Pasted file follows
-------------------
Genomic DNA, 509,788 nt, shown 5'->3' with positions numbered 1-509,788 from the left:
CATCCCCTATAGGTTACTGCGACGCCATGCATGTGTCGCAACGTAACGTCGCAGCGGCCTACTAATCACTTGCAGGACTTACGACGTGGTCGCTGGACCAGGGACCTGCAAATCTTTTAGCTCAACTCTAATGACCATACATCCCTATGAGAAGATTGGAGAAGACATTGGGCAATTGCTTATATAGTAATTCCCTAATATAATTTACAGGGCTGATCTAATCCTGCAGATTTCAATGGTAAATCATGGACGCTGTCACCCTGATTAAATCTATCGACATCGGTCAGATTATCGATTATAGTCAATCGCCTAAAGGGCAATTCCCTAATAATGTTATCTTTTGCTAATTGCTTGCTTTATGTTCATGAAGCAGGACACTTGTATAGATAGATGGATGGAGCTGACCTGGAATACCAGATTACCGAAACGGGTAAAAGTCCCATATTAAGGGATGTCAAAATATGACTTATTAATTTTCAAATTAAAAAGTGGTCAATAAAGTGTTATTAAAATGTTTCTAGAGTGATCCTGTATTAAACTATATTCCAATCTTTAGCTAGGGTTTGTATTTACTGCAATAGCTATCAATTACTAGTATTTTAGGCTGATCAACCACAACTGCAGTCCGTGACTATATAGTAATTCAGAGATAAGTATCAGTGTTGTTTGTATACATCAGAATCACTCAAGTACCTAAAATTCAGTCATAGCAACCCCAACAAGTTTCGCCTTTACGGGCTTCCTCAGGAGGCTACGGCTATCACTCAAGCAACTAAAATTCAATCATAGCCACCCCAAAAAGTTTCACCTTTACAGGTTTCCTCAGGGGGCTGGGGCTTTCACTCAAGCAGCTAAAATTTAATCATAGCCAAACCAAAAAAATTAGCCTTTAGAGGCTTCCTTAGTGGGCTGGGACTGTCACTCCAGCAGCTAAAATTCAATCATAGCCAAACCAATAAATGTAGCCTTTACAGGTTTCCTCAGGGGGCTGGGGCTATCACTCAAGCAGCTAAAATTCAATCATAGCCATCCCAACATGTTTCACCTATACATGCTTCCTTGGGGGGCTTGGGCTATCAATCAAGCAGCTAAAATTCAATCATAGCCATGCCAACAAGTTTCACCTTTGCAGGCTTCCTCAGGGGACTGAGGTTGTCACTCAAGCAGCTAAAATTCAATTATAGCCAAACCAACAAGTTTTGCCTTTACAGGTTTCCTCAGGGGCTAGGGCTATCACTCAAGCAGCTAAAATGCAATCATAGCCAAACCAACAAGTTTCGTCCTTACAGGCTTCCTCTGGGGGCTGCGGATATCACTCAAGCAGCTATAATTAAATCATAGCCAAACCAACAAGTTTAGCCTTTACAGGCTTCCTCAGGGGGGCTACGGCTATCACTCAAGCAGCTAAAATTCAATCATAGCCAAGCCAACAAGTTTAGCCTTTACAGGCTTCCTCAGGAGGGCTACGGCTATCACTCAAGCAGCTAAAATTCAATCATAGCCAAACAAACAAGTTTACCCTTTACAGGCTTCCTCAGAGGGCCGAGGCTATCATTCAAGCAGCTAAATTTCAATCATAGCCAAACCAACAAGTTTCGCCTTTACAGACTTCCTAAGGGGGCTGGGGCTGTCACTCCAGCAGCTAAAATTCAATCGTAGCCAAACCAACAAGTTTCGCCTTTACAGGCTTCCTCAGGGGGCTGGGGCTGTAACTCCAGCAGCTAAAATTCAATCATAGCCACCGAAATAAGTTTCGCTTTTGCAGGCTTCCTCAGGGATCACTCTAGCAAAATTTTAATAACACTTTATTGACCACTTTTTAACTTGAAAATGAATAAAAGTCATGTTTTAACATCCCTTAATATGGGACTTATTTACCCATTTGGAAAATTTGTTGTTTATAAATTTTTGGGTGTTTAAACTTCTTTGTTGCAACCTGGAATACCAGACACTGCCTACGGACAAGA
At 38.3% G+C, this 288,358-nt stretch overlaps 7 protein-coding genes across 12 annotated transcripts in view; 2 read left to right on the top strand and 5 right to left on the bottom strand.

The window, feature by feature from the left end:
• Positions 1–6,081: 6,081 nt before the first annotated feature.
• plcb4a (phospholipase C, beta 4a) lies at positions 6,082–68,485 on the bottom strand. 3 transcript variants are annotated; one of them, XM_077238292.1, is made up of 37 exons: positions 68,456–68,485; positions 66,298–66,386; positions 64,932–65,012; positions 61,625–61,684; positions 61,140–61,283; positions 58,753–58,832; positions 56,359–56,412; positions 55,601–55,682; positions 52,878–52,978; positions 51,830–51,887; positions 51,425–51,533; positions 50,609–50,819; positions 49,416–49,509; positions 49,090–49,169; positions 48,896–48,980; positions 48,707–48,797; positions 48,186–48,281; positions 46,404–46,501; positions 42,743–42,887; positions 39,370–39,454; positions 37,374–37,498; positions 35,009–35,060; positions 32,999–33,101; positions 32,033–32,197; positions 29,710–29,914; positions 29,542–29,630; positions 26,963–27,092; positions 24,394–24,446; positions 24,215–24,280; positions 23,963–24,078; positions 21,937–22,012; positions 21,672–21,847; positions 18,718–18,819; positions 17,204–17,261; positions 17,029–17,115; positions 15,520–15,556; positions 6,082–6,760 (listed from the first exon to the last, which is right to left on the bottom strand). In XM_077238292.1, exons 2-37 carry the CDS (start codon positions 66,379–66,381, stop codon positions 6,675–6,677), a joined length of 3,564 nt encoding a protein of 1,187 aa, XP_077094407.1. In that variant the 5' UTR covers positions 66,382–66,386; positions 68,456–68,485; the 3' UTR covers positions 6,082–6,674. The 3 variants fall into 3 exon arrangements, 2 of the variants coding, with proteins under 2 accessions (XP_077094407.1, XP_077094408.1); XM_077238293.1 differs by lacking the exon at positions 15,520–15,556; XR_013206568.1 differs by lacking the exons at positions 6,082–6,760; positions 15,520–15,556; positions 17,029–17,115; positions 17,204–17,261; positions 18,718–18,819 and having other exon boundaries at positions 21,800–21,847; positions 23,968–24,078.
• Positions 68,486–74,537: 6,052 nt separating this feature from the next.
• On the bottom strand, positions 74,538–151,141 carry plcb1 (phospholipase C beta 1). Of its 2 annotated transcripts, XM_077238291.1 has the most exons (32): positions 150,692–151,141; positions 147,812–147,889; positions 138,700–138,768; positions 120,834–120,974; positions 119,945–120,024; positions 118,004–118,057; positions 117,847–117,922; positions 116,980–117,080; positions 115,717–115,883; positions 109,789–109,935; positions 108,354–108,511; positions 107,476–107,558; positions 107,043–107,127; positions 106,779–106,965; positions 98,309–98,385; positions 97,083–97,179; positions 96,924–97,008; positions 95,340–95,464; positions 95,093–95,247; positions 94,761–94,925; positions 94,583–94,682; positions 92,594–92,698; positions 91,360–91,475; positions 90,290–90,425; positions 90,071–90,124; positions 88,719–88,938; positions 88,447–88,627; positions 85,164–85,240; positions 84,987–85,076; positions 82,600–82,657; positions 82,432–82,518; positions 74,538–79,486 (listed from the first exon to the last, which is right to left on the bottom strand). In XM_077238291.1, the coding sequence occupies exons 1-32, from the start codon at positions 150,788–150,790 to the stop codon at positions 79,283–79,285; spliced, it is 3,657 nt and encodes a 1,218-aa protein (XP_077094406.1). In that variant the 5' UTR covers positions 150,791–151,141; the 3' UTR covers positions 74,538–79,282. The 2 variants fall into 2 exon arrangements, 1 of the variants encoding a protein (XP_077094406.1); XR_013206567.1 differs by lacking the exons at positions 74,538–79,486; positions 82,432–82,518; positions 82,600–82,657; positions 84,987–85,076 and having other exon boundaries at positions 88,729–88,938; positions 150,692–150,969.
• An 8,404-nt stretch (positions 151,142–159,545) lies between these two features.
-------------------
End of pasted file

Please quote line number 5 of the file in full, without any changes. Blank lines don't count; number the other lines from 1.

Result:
• Positions 1–6,081: 6,081 nt before the first annotated feature.